Company focus Hurley Palmer Flatt’s energy service involves more than just its clients ...

The pressure on clients to improve their sustainability credentials has led to a battle between the industry’s top consultants to provide the most innovative green advice. The latest company to join the fray is Surrey-based Hurley Palmer Flatt (HPF), which is launching a service to link the energy strategies of neighbouring buildings owned by different clients.

First up is a scheme to unite its client Imperial College in South Kensington, London, with the Natural History Museum and the V&A. This may sound ambitious, but managing director Paul Flatt is aware that his company’s greatest success has been the rapid growth of its client base, and he has developed its sustainability strategy to ensure this growth continues.

“This is the first project of this sort we have done,” says Flatt. “I can’t say how long it will take exactly, but it will be years.”

Flatt joined the company back in 1990 when it was called JF Hurley & Partners, as an electrical design engineer. Over the next 17 years he has seen it quadruple its numbers. “Back then I’d say we had about 50 clients. Now we have about 200,” he says.

The expansion is paying off financially; HPF predicts a turnover of £21m for 2007/08, a rise of 33% from the £16.5m it made the previous year. It is also predicting that profit will rise from £555,000 to £2.9m.

Flatt became managing director of HPF in 2000. Since then the group has secured top clients including Shell, KMPG and Barclays. “Our repeat business is 87% and we know clients recommend us,” says Flatt. “It’s important to have that sort of reputation.”

It’s a huge programme but the basic idea is to join clients up with other clients or just buildings nearby

Paul Flatt

To ensure the group retains that reputation it must give the clients what they want and, at the moment, sustainability is the buzzword. This is where the joint energy and carbon management programme being piloted at Imperial College comes in.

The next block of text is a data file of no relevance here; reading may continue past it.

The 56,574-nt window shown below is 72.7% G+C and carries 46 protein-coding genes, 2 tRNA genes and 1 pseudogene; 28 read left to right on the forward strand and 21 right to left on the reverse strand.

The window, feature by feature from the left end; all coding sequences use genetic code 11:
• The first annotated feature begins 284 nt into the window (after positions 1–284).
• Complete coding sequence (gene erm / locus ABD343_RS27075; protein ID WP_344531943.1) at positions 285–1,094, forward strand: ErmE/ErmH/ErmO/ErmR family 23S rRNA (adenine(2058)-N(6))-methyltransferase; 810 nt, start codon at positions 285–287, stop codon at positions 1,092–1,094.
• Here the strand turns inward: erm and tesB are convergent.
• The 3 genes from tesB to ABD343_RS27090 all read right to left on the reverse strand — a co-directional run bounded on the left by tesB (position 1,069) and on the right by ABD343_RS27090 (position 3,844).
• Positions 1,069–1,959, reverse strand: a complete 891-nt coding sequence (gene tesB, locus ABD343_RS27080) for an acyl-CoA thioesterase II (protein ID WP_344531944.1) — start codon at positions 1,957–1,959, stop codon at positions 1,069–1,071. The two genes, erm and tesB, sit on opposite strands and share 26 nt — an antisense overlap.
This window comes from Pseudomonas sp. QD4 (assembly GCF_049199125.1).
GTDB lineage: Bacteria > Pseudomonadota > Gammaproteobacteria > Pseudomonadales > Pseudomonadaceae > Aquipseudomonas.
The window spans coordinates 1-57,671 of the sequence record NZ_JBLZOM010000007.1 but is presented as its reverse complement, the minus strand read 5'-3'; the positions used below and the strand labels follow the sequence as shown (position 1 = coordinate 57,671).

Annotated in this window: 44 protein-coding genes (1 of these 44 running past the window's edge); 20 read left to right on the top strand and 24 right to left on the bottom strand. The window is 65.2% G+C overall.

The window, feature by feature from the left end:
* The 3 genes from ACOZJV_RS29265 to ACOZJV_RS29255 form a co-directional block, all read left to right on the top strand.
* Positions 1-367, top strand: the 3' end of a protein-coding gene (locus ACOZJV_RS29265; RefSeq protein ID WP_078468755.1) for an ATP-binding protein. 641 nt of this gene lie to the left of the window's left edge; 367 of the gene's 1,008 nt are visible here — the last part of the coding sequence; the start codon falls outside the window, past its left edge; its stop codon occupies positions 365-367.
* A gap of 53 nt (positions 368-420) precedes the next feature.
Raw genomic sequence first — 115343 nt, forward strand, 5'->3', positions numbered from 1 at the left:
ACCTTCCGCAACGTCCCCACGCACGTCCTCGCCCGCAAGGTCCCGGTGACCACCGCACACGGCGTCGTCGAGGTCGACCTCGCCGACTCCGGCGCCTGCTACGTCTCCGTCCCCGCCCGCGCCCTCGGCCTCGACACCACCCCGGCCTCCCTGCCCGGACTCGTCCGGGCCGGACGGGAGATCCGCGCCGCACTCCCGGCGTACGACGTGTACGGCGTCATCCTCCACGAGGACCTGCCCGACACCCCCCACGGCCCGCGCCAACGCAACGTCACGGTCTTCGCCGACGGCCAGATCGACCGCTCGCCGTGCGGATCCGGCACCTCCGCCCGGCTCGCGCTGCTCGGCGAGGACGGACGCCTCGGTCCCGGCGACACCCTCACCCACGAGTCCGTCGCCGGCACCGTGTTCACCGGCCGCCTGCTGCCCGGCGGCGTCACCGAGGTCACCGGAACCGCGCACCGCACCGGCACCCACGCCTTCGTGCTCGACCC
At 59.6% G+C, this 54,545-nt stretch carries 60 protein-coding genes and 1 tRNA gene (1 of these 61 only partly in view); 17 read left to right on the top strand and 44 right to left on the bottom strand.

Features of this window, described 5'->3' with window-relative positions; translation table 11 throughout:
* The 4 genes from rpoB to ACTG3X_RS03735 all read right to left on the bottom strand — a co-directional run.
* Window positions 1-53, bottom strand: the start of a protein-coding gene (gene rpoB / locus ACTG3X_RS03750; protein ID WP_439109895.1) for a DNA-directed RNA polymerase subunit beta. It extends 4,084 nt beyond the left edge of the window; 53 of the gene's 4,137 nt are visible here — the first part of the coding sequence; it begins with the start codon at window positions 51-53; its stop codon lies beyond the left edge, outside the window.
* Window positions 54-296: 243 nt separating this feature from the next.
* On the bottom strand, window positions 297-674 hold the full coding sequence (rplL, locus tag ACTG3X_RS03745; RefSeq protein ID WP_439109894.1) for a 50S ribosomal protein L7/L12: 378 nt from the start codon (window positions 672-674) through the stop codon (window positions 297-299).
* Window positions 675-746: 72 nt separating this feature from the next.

“It’s a huge programme but the idea is to join clients up with other clients or buildings nearby,” explains Flatt. “It makes life easier and saves time. Often, buildings close together will share utilities and distribution streams. By including all of them in the programme they can work together to implement the energy saving programme and we don’t have to check everything out with other parties who may be affected by the work, as they are already involved.”

Flatt says that, as far as he knows, HPF is the first company to offer this joined-up energy saving service. He is confident that the work the group is doing with Imperial College and the two large buildings close by it will inspire other clients to request the service.

Flatt’s vision for the future stretches further than the success of the carbon management scheme. His ambitious streak also runs to the company’s finances. “The future plan is to continue growing in all respects. Last year our turnover was just over £16m and this year it’s £21m. Next year it’ll be £26m and the year after that, £32m.”

But he adds that the focus on client services will remain top of his list of priorities so that the company is more than just another M&E firm.

“The plan, rather than becoming the second or third biggest M&E firm, is to become one of the largest multidisciplinary consultants. I think so far we’re on track.”